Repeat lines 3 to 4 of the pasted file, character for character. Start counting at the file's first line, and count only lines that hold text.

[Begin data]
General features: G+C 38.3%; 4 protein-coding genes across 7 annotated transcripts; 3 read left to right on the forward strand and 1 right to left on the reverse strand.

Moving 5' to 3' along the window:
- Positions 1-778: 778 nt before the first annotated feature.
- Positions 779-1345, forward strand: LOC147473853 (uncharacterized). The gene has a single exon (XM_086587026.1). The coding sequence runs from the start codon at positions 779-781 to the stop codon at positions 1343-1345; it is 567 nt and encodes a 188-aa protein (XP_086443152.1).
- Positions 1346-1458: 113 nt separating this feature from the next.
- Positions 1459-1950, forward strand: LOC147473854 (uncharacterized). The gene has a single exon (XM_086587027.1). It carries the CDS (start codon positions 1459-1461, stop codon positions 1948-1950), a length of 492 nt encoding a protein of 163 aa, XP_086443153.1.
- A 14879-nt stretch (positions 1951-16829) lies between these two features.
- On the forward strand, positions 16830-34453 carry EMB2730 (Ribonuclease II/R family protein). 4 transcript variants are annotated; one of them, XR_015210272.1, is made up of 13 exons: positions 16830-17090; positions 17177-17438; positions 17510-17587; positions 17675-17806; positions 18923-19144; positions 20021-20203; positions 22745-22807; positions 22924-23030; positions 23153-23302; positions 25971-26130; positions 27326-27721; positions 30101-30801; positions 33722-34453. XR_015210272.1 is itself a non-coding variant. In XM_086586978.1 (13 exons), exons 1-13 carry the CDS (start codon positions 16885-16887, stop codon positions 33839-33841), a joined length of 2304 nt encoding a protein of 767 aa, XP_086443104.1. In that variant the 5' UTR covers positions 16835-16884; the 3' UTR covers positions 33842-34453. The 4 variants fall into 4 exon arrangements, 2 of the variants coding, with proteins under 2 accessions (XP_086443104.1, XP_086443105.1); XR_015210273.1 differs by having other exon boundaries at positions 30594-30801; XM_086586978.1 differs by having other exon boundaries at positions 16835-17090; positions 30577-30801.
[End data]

- Positions 1-778: 778 nt before the first annotated feature.
- Positions 779-1345, forward strand: LOC147473853 (uncharacterized). The gene has a single exon (XM_086587026.1). The coding sequence runs from the start codon at positions 779-781 to the stop codon at positions 1343-1345; it is 567 nt and encodes a 188-aa protein (XP_086443152.1).